Growing older can bring about a variety of physical and mental changes. Even if you’re in good health, your brain and body begin to slow down. Maintaining your cognitive health — the ability to think, learn, and remember clearly—is critical to your overall well-being.
Many factors have an impact on cognitive health. Your genes, lifestyle, and environment can all have an impact on your cognitive abilities and ability to perform daily tasks. It’s normal to see a decline in cognitive function as you get older. That could mean occasionally misplacing items, forgetting words, or temporarily forgetting what day it is. You may also notice that learning new things takes longer. These symptoms do not always indicate that you are developing Alzheimer’s disease or another type of dementia.
Change is unavoidable as we age. However, there are numerous things you can do to safeguard your cognitive health as you age. This includes understanding what jeopardizes your well-being.
Older adults are more likely to experience more than just occasional memory problems. Other changes to the way the brain works can occur as a result of aging. These changes can have an impact on your ability to deal with difficult social situations. As a result, you are more likely to be duped.
In addition, older adults are more likely than younger people to pick up the phone without knowing who is calling. Simply doing so exposes you to a conversation with someone who may be an unscrupulous person attempting to steal from you.
In a study, people with low scam awareness were roughly twice as likely as those with high scam awareness to develop Alzheimer’s disease later in life.
Memory or other types of thinking problems can be caused by a variety of factors. Cognitive changes can be caused by depression, anxiety, an infection, or even certain medications. These kinds of problems can sometimes be resolved with treatment.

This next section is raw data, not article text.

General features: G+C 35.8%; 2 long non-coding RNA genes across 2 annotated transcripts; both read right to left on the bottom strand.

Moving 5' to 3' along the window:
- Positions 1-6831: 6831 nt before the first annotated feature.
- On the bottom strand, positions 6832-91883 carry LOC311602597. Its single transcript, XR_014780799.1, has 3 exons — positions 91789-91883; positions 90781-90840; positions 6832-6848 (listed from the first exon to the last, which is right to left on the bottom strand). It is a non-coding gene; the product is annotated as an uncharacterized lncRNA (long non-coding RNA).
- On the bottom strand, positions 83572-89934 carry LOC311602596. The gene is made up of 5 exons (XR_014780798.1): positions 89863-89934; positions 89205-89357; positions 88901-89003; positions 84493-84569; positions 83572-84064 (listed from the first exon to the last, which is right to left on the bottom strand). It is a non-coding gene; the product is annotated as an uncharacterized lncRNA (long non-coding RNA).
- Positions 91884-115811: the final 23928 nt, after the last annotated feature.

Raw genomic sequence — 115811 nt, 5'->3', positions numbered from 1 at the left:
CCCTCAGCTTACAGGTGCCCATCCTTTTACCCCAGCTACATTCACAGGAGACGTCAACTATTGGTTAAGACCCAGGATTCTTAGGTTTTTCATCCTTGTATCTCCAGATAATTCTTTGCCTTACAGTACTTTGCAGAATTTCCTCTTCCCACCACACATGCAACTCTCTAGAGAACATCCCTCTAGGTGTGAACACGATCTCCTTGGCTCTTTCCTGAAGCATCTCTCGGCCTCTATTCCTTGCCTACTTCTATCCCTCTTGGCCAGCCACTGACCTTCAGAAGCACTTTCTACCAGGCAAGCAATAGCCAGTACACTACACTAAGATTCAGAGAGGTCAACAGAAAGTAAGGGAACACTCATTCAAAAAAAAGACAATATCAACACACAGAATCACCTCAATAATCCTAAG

A new medication could be causing a sudden change in your thinking, memory, or mood. Some medications may not cause cognitive changes when taken alone, but they may when combined with other medications. If you have more than one doctor, one of them may not be aware of what the others have prescribed. When visiting a healthcare provider, older adults benefit greatly from having a list of all their over-the-counter, herbal, and prescribed medications with them.
When certain medications are combined with alcohol, they can have dangerous, even fatal, side effects. Furthermore, alcohol alone poses risks to the aging brain. In an older adult, it may take less alcohol to impair judgment, coordination, balance, or sleep patterns.
Dangerous drinking habits are on the rise among older adults in the United States. According to a recent NIH-funded study, one in every ten Americans aged 65 and up binge drinks on a regular basis. For women, this means drinking four or more drinks on the same occasion, and for men, it means drinking five or more drinks on the same occasion.
A recent study used brain imaging to investigate the effects of alcohol on the brain. They discovered that older adults who abused alcohol lost more brain tissue than their peers who did not drink. This was true even if they began drinking later in life. The good news is that some cognitive or memory problems caused by medications or alcohol abuse can be reversed.
Improving Brain Power
There are numerous things you can do to safeguard your brain as you age. Cognitive activity, physical activity, and social engagement have all been linked to improved cognitive functioning in older adults. It is also critical to manage your health conditions. Controlling your blood pressure, for example, lowers your chances of having a minor stroke. Small strokes can result in temporary or permanent cognitive issues.
A sense of purpose in one’s life may also help protect older adults from cognitive decline. According to one study, people who felt more purpose in life had fewer symptoms of brain changes associated with Alzheimer’s disease. The aging brain can accumulate Alzheimer’s changes, but if you stimulate and strengthen it like a muscle, you might be able to tolerate those changes better.
PROTECTING YOUR BRAIN
Maintaining your brain health can be aided by maintaining your overall health. These suggestions can help you stay physically and mentally active while also staying healthy:
- When possible, choose healthy foods
- Drink plenty of fluids
- Limit your alcohol consumption
- You should not smoke or use tobacco products
- Get enough rest
- Make physical activity a regular part of your routine
- Learn, teach, and volunteer to keep your mind active
- Maintain contact with family, friends, and your community
- Manage chronic health issues such as diabetes, hypertension, and high cholesterol
Older people have better verbal abilities than younger people. They are more capable problem solvers. And accumulated experience is extremely beneficial. Consider the advantages that come with aging. It’s a great time to get involved in meaningful activities, reconnect with friends and family, make new connections, and stay physically active. All of these things, in turn, can improve one’s quality of life and aging.
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